Travel in Africa can present serious challenges – especially if you are African. A few months ago I travelled to Addis Ababa, the capital of Ethiopia and headquarters of the African Union. I have been traveling to this beautiful country about twice a y …
Travel in Africa can present serious challenges – especially if you are African.
A few months ago I travelled to Addis Ababa, the capital of Ethiopia and headquarters of the African Union. I have been traveling to this beautiful country about twice a year for the past decade. What struck me and prompted this reflection on African integration was noticing that in the past few years restrictions on entry have become increasingly harsher. One is tempted to ask questions about the dream of free movement of citizens across Africa – and therefore continental integration and unity.
First, visas are required, and travellers are instructed to acquire these at Ethiopian diplomatic or consular missions in their home country. I am not sure how many such facilities are available across the continent, but the “capital of Africa” is not represented in all 53 countries. So the alternative is to arrange a visa in a neighbouring country with an Ethiopian mission or arrange to receive it on entry. Only two neighbouring countries’ citizens require no visas (Ethiopia has six neighbours).
Second, the visas are paid for in American (US) dollars – and ostensibly no other currency – not even Ethiopian Birr. Third, according to what I assume are official information documents, citizens of 18 countries around the world qualify to receive visas upon arrival in Ethiopia. Out of these, only one is African: South Africa. All other Africans need a visa paid for in US dollars and secured before they leave their countries – unless a special arrangement has been made and approved by immigration authorities at the port of entry.
Fourth, only four currencies are exchangeable in Ethiopian banks. Here again only one African currency is a member of this exclusive club: the Birr. This is in contrast to my first trip to Addis a decade ago, when South African Rand was also accepted.
In practice, therefore, only Kenyans, Somalis and South Africans can travel to Ethiopia without the hindrance of a cumbersome and expensive visa regime.
Now, what do these arrangements mean for integrating Africa through economic relations and free human movement? This is not an odd question. Addis Ababa has for 50 years been the diplomatic and political capital of Africa, where the AU, UNECA, diplomatic missions and other agencies that serve the continent are located; and where at least once a year our leaders congregate to plot African unity and integration – the dream of a united, integrated and internally coherent continent.
While the strategies for integration adopted by the AU under various projects (the New Partnership for Africa’s Development (NEPAD), Lagos Plan of Action, AU Constitutive Act and African Peer Review Mechanism (APRM) among them) are to be gradual and based on regionally operational economic units (like the economic communities of Southern Africa (SADC), East Africa (EAC) and West Africa (ECOWAS)), the ultimate goal envisages these culminating in an African Economic Community and Central Bank. It therefore stands to reason that Addis Ababa, as the centre of these initiatives and the ultimate Brussels or Washington equivalent of a “United States of Africa” would lead by example and open its doors to the continent’s citizens equally and affordably.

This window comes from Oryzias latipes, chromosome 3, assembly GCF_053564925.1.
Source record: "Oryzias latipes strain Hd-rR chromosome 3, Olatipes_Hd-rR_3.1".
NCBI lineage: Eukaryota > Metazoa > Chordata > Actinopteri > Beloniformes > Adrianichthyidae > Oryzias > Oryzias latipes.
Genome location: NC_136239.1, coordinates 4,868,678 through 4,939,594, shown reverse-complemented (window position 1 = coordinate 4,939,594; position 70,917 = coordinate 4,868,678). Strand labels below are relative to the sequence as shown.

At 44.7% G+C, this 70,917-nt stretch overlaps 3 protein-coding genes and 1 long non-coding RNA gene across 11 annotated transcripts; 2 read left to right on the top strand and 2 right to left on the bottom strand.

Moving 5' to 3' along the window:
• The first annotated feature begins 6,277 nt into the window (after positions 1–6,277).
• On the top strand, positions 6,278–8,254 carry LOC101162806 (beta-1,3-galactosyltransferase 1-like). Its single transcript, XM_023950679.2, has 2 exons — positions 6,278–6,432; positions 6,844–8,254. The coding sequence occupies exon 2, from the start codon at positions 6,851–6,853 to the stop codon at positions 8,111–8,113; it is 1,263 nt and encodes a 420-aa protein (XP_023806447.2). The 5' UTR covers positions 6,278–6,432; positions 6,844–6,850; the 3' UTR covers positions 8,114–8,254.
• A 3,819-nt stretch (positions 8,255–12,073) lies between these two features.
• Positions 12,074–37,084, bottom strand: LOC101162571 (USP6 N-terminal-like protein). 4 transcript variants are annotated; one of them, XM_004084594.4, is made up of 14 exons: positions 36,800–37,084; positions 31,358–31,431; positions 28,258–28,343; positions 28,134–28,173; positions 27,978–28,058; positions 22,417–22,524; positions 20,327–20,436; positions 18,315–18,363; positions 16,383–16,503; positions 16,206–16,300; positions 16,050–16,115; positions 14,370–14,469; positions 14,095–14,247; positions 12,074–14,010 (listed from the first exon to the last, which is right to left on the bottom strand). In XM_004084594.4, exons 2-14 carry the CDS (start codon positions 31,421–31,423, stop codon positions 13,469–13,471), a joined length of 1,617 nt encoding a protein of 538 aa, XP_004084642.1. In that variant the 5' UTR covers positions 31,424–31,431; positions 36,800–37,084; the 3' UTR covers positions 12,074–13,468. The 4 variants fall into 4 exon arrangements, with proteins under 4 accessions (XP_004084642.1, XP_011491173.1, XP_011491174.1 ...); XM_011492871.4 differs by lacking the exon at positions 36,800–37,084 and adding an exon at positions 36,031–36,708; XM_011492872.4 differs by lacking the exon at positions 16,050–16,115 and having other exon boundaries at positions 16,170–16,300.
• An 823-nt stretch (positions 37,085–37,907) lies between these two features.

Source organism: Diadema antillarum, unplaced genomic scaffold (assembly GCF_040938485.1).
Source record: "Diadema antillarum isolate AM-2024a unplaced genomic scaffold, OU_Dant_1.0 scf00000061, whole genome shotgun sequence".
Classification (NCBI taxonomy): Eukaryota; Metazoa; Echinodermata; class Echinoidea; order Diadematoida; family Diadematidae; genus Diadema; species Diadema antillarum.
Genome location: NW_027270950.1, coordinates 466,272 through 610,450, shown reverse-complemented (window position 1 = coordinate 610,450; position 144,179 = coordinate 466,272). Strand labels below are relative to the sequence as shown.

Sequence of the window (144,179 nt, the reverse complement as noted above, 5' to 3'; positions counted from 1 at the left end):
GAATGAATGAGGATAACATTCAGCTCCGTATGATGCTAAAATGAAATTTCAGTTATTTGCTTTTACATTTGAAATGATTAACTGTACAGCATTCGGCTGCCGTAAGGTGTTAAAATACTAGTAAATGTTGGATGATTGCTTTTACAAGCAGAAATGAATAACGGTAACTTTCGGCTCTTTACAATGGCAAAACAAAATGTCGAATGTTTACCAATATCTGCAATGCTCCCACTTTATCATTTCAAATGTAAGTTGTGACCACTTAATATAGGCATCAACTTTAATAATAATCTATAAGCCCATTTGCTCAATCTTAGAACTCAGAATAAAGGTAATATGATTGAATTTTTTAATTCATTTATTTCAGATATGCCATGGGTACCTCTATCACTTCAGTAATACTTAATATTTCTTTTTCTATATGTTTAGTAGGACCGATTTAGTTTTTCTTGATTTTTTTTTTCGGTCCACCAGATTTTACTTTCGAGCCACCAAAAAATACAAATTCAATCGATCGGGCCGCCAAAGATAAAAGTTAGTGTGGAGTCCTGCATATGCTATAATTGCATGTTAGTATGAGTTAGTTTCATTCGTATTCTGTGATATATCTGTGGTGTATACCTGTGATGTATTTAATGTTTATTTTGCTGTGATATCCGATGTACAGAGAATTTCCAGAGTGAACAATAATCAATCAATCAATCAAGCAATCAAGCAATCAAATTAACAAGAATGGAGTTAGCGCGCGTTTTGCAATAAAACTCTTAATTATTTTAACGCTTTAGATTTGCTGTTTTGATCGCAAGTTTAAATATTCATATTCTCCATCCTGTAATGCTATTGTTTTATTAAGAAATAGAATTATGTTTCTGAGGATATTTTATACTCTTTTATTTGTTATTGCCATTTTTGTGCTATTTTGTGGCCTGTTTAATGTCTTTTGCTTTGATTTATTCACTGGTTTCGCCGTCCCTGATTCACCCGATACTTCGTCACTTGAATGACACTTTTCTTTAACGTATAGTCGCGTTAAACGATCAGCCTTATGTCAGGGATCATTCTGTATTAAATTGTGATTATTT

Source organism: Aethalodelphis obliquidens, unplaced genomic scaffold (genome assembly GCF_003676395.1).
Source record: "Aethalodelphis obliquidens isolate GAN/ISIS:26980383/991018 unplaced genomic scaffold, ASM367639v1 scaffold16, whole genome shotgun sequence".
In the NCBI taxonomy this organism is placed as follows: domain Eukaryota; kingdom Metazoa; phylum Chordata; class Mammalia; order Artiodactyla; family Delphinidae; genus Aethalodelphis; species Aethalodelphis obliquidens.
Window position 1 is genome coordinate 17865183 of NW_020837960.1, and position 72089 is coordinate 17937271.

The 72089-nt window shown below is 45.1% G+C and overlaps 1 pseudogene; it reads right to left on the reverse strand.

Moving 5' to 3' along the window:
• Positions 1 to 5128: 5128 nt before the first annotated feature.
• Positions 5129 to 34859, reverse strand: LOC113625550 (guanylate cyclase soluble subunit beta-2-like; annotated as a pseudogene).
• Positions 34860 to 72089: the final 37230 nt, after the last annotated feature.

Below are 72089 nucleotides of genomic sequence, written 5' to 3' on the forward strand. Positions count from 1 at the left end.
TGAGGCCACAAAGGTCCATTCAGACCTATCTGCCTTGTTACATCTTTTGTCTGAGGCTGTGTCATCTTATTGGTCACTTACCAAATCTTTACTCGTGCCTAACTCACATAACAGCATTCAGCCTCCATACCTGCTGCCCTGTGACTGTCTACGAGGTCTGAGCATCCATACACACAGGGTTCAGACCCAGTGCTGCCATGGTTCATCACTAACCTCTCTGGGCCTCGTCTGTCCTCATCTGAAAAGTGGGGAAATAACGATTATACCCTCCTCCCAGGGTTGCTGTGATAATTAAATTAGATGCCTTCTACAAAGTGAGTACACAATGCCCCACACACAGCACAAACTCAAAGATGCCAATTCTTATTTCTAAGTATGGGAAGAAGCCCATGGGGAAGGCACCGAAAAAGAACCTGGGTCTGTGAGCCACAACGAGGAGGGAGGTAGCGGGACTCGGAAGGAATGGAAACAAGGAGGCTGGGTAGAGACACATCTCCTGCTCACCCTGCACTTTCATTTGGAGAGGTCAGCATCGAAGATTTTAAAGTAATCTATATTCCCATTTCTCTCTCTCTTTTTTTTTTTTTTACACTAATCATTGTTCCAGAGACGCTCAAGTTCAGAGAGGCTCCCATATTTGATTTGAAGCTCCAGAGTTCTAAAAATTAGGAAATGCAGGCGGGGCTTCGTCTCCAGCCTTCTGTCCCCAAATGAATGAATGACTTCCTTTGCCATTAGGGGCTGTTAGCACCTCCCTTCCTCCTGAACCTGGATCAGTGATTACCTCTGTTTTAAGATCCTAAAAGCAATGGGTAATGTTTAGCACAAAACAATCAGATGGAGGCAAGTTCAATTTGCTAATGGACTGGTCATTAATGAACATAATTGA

But alas! This is not the case, and increasingly African citizens are subjected to restrictions that, in their operation, negate the concept of this beautiful city as the home to all. So, are our leaders really serious about facilitating the integration of the continent, or is it just rhetorical shadow-boxing?
If they were serious, surely they should press Ethiopian authorities – understandably concerned with security, human and drug-trafficking, and so forth – to facilitate easier, cheaper and friendlier movement of people; and should further insist that African currencies, despite their weaknesses, be more easily exchangeable within the Ethiopian system.
This would be a start, and would show commitment to real integration, laying the basis for realising the dream of the founding fathers of the Organisation of African Unity 50 years ago.
But lest we forget, our leaders themselves do not experience these inconveniences when they go to Addis. They get whisked from their airplanes straight to their hotels by diplomatic minions, bypassing the red tape, and pay for their stays with our monies already conveniently converted into non-African currencies without the hassle and embarrassment of having their national currencies rejected by local banks.
Of course, these challenges do not apply only in Addis Ababa, but also in many other capitals. But the point here is that unlike Lilongwe, Maseru and Nouakchott, Addis Ababa is a flagship of African unity and integration. Therefore the failure of Ethiopians and Africans to correct the image of this city as African-unfriendly can only harm the aspirations of a continent to be united, strong and prosperous in the next 50 years – despite the plethora of initiatives by the AU aimed at this.
African integration deferred indeed!
Tšoeu Petlane is a former Visiting Research Fellow at the South African Institute of International Affairs in Johannesburg, and is now the Director of the Transformation Resource Centre in Maseru, Lesotho. This article was originally published in the October 2013 edition of The Thinker.